Analyzing seismic waveforms recorded by the InSight mission seismometer, we discovered and documented 47 marsquakes in the Cerberus Fossae region of Mars. Their repetitive nature at all times of the Martian day tells a story of their likely volcanic origin and of a mobile Martian mantle. Mars harbours a liquid core, and it remains to be understood why the Martian geodynamic field ceased to exist.
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published on Feb 13, 2023
The Red Planet is out there, waiting to be explored. In the mid-70s, NASA’s Vikings I and II landed on Mars, each with a seismometer mounted on their decks. When they transmitted the last recording to Earth in 1980, it became clear that, unfortunately, scientists could not characterize a single event with certainty as a marsquake. The waveform data provided some useful clues about the Martian wind and atmospheric conditions, but the conclusion back then was depicting present day Mars more as a geologically quiet body, opposite from what we see on Earth, where the interplay of its hot interior and plate tectonics generates many earthquakes. In fact, some estimates yield up to a million earthquakes rippling the Earth’s surface and interior every year.
Fast forward four decades, in 2018, InSight, another NASA mission, landed in Elysium Planitia, just a bit further north from the Martian equator. This time, its seismometer, SEIS – short for Seismic Experiment for Interior Structure - was a sophisticated piece of equipment that was coupled firmly to the ground.
One of the main goals of the InSight mission was to probe the Martian interior with the seismic waves in search of the answers buried deep beneath SEIS. For example, does Mars harbour a core as the Earth does, and if yes, is it entirely liquid or does it contain a solid inner core? Why did the Martian magnetic field – also called dynamo - stop operating sometime in the past? On Earth, the core generates and maintains a global-scale magnetic field that protects the life on its surface from harmful cosmic radiation. The magnetization of the Martian rocks suggests that Mars once upon a time also had a global-scale magnetic field. Could life have existed on Mars before the magnetic field for some unknown reason died off?
Many scientists like us want to know the answer to these questions. At the time we started looking at the newly released seismic waveforms, the InSight Marsquake Service team had already discovered and reported more than several hundred marsquakes. Most of those marsquakes were high-frequency events associated with thermal variations. Other recordings looked more like moonquakes, but the low-frequency ones caught our full intention. They looked more like earthquakes originated from deeper and further away, meaning that seismic waves rippled deeper through the Martian interior before they reached SEIS.
For us, this meant that we could use similar methods to the ones developed in modern global seismology to study the Earth’s interior. Namely, apart for quakes, seismologists use seismic waves to study the structure and dynamics of the Earth’s deep interior, in a similar way medical doctors use X-rays to look inside a human body. One can read the amplitudes and travel times of these waves to infer the subsurface architecture of Mars in very much the same way it is done on Earth. After all, everything we know about other planetary interiors is predicated on our knowledge about Earth’s interior.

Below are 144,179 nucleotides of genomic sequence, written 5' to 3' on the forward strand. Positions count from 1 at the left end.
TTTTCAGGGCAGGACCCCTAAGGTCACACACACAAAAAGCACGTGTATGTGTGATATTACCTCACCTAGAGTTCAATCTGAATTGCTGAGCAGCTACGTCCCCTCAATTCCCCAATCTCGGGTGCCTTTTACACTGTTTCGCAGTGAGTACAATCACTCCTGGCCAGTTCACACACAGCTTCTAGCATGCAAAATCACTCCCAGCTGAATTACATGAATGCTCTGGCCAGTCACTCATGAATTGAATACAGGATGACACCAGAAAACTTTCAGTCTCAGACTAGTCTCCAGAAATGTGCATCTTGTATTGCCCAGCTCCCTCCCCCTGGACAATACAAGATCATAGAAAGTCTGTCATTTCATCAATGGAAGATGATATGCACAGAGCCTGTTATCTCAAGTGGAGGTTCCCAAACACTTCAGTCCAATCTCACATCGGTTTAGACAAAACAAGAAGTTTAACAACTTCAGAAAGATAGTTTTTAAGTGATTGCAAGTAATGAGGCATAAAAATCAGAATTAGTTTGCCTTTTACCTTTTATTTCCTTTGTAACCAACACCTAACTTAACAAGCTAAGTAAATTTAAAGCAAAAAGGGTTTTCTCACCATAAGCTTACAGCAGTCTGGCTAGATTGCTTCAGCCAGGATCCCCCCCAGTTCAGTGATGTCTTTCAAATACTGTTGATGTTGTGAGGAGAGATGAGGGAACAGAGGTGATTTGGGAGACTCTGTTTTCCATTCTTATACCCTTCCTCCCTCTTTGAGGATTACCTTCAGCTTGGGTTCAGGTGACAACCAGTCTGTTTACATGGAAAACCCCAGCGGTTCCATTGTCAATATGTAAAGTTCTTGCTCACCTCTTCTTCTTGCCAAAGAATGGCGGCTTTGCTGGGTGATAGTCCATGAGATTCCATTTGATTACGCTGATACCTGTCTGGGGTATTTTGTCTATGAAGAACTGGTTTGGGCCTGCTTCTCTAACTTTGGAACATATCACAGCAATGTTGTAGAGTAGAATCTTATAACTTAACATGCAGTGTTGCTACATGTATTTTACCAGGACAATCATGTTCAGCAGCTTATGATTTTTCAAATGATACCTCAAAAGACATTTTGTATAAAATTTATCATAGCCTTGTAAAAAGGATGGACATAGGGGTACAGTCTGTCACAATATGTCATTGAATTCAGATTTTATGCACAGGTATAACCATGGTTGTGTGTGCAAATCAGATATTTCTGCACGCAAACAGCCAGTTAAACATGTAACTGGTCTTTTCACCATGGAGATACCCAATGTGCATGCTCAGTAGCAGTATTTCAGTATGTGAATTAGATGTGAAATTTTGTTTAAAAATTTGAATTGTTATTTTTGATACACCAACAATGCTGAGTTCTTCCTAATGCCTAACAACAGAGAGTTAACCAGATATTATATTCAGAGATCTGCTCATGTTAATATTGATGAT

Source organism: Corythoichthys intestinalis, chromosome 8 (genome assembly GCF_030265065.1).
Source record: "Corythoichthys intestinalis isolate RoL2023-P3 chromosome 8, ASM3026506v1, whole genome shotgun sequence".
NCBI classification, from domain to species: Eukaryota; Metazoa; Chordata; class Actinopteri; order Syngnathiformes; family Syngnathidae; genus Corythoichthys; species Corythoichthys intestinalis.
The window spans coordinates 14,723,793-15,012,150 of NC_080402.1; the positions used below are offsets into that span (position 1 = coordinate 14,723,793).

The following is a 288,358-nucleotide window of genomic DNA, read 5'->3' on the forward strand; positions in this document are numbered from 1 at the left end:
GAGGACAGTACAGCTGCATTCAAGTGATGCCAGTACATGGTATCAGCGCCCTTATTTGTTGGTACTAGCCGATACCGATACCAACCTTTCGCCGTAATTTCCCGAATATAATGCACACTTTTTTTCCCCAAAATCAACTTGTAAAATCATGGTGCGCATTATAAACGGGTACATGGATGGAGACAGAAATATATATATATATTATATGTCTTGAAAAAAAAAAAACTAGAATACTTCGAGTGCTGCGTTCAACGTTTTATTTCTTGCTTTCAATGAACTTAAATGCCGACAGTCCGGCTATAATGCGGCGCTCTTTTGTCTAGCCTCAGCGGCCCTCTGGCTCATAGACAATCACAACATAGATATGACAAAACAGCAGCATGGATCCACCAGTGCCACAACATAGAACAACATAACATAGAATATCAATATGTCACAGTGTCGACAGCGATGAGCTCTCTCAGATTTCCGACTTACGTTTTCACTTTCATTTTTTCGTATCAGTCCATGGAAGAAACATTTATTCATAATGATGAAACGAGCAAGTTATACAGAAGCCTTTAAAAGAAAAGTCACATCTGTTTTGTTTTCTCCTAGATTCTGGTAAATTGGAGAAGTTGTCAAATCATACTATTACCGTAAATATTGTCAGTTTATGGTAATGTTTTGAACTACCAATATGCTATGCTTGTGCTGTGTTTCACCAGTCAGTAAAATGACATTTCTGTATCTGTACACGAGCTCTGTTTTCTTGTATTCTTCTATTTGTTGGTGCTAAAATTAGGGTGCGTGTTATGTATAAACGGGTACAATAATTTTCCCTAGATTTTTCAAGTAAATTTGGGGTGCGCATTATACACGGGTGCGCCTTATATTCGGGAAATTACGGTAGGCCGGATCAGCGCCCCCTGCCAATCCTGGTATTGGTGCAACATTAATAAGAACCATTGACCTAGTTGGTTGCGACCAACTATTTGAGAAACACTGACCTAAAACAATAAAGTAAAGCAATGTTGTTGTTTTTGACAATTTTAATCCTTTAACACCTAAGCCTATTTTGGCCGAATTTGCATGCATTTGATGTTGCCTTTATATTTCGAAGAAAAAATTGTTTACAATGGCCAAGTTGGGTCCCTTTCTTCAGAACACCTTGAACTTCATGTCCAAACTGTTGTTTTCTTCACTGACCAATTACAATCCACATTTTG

Our research took us in a somewhat unexpected direction and led to the discovery that more marsquakes than we anticipated are hidden in the noisy waveforms. We found them by excising well-documented low-frequency marsquakes waveforms like cookie-cutters. We then compared the remaining ones with entire continuing waveforms until we found repetitive patterns: 47 marsquakes came from the Cerberus Fossae region, a geologically young system of parallel fissures exposed at the surface some thousand kilometers east of SEIS. Such repetitions are only possible if they occurred at roughly the same location, and if their share similar physical causes. Seismologists had already observed such repetitive earthquakes under some known volcanoes like the big island of Hawaii. The movement of magma in the Martian mantle or deep crust could cause these repetitive low-frequency signals.
If magma is active in the Martian interior, it could mean that the entire mantle is mobile via a process of slow convection that stirs the material from the crust to the core like a hot crema does in a cup of espresso. More waveform data and research are needed to shed light on these processes. Luckily, SEIS has kept operating longer than anticipated, and by now recorded more than a thousand and three hundred marsquakes. The analysis of these marsquakes and their echoes through the Mars’ interior confirmed a large, liquid Martian core, although we still don’t understand well why a giant dynamo does not operate within it, like it does on Earth. One of the reasons could be the immiscibility of the chemical elements that Mars inherited from the violent days of its formation, which now prevent vigorous convection in its core. The Red Planet does not cease to fascinate us, and many questions are still open.
Sun, W., & Tkalčić, H. (2022). Repetitive marsquakes in Martian upper mantle. Nature Communications, 13(1), 1695. https://doi.org/10.1038/s41467-022-29329-x